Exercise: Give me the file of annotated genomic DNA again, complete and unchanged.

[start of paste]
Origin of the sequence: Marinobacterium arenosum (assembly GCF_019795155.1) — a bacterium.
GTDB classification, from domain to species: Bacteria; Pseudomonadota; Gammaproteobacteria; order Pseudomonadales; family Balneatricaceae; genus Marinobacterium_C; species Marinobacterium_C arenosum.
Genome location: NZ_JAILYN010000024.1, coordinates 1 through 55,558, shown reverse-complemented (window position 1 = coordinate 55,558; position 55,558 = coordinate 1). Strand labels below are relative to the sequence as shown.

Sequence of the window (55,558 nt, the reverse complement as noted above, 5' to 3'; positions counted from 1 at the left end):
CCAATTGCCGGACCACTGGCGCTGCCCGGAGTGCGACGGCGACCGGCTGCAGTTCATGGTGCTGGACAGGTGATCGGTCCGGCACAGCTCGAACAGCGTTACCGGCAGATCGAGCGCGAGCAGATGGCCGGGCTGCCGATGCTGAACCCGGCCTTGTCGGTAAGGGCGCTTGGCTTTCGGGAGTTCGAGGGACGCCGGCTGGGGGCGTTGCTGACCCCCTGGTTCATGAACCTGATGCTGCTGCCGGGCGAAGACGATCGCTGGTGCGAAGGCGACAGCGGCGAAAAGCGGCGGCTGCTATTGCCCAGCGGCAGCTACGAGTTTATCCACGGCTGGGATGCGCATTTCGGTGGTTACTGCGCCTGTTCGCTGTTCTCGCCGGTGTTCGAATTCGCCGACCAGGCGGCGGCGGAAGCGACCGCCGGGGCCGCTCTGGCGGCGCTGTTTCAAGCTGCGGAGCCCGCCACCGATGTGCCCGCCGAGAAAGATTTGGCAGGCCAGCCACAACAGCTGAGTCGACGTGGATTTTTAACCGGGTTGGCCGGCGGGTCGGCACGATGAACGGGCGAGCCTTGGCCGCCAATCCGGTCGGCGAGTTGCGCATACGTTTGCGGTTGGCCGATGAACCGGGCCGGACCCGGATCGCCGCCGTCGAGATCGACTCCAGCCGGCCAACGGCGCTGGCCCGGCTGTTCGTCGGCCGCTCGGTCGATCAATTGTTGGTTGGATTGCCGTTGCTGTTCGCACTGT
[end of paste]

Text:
Origin of the sequence: Marinobacterium arenosum (assembly GCF_019795155.1) — a bacterium.
GTDB classification, from domain to species: Bacteria; Pseudomonadota; Gammaproteobacteria; order Pseudomonadales; family Balneatricaceae; genus Marinobacterium_C; species Marinobacterium_C arenosum.
Genome location: NZ_JAILYN010000024.1, coordinates 1 through 55,558, shown reverse-complemented (window position 1 = coordinate 55,558; position 55,558 = coordinate 1). Strand labels below are relative to the sequence as shown.

Sequence of the window (55,558 nt, the reverse complement as noted above, 5' to 3'; positions counted from 1 at the left end):
CCAATTGCCGGACCACTGGCGCTGCCCGGAGTGCGACGGCGACCGGCTGCAGTTCATGGTGCTGGACAGGTGATCGGTCCGGCACAGCTCGAACAGCGTTACCGGCAGATCGAGCGCGAGCAGATGGCCGGGCTGCCGATGCTGAACCCGGCCTTGTCGGTAAGGGCGCTTGGCTTTCGGGAGTTCGAGGGACGCCGGCTGGGGGCGTTGCTGACCCCCTGGTTCATGAACCTGATGCTGCTGCCGGGCGAAGACGATCGCTGGTGCGAAGGCGACAGCGGCGAAAAGCGGCGGCTGCTATTGCCCAGCGGCAGCTACGAGTTTATCCACGGCTGGGATGCGCATTTCGGTGGTTACTGCGCCTGTTCGCTGTTCTCGCCGGTGTTCGAATTCGCCGACCAGGCGGCGGCGGAAGCGACCGCCGGGGCCGCTCTGGCGGCGCTGTTTCAAGCTGCGGAGCCCGCCACCGATGTGCCCGCCGAGAAAGATTTGGCAGGCCAGCCACAACAGCTGAGTCGACGTGGATTTTTAACCGGGTTGGCCGGCGGGTCGGCACGATGAACGGGCGAGCCTTGGCCGCCAATCCGGTCGGCGAGTTGCGCATACGTTTGCGGTTGGCCGATGAACCGGGCCGGACCCGGATCGCCGCCGTCGAGATCGACTCCAGCCGGCCAACGGCGCTGGCCCGGCTGTTCGTCGGCCGCTCGGTCGATCAATTGTTGGTTGGATTGCCGTTGCTGTTCGCACTGT